Article

Visionaries and Educators

Practice gets personal

Tips on having and hiring a great team.

It’s a universal theme. Regardless of the business, it’s hard to find good people and even harder to keep them. I owned six retail stores before I became a physician. In that capacity I learned through my own mistakes about hiring, trying to retain good employees and being an effective leader. This worn adage is critical: People are your most valuable asset. It’s true in retail, and especially true in medicine.

Here’s what I learned about finding and holding onto the right ones.

FIRST, DECISION-MAKING

Start by identifying the culture you have and what values you want to promote in your practice. Communicate your practice’s values with your employees and in your interviews. Common values are important to the success of any practice.

Seek out those qualities during your interviews. Things don’t happen by chance. Motivational speaker Zig Ziglar used to say, “If you aim at nothing, you hit it every time.” Three qualities I look for in hiring are: gratitude, passion, or “hunger,” and emotional awareness, or kindness, toward others.

Gratitude is understanding that our opportunities come through others, and thinking of others before yourself. Being hungry or passionate is the desire to do more. People are more productive when they care about outcomes. Passion is so key in creating success that I will hire a person who is hungry and passionate over educated and skilled every time.

Lastly, I want the candidate to have an emotional awareness of others and know how to make others feel important.

A LITTLE HISTORY

My family moved to Las Vegas when I was nine because my father became marketing manager of a large hotel there. I went to work with him a lot. The culture at the hotel emanated from the CEO. Humility means nothing is beneath you, he stressed; even the CEO needs to be willing to sweep the floors.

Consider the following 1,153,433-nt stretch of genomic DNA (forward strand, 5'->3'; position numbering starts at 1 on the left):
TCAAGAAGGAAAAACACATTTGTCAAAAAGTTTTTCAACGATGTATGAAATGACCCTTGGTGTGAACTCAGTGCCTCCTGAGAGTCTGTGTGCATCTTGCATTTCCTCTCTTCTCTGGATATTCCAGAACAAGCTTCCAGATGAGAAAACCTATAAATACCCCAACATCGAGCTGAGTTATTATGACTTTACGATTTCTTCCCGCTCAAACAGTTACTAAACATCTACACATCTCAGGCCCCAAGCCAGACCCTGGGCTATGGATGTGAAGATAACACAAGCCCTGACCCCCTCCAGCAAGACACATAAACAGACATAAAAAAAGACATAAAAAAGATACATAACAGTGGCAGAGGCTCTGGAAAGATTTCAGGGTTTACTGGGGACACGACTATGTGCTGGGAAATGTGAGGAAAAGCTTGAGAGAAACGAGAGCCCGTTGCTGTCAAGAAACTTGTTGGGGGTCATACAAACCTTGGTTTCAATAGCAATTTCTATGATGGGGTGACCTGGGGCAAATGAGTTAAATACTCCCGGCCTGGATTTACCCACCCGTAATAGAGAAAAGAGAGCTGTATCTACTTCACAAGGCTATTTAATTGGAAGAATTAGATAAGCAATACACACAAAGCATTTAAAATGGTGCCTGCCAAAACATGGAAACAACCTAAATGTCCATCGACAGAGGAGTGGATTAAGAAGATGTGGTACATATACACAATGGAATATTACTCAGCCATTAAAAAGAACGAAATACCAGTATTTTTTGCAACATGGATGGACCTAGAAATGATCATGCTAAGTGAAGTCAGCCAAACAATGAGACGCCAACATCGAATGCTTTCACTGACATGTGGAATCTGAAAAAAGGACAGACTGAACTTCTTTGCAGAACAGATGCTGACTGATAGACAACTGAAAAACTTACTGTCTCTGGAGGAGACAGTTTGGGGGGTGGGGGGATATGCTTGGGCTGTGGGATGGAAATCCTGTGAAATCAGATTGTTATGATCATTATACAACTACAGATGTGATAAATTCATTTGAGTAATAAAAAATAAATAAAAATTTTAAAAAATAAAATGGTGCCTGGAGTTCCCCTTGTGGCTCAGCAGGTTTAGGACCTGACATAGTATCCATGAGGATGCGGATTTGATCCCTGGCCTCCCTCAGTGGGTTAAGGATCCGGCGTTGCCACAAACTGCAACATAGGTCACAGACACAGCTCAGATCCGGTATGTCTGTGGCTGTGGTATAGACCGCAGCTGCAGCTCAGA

So, when turn-over time in my OR is slow, I help sweep the floors. When I assist in hiring an office manager, technician, front-desk staff, resident or another colleague, I too stress that nothing is beneath them.

I also want candidates who are willing to learn new skills. I explain that many positions are cross-trained: managers and other team members learn how to scribe, make appointments, and provide contact lens instruction and refract.

My staff aren’t switching positions all the time; what is important here, I tell candidates, is the willingness to perform these essential tasks.

RETHINK YOUR IDEA OF ‘INVESTMENT’

In my retail stores people would ask me, “How do you find such great employees?” The answer is, they already work for you. It starts with being a good leader.

So, ask yourself, are you leading in a way that brings out the best in others? Do staff like who they are when they are being led by you?

Invest time in your team. That means you know their dreams, their kid’s names. If someone’s family member passes away, send flowers; check on them. We get so transactional and busy that we don’t stop to invest emotion into our largest investment. When you treat people like units of production, they don’t perform as well, they don’t stay as long and they’re not loyal.

IT’S TIME TO REVOLUTIONIZE HIRING

I find we are not good at hiring; we need to try something different. Try interviewing candidates in a group, instead of one on one. Finding team players requires a team approach. Involving staff shows them that you value them and allows you to get helpful insight from others.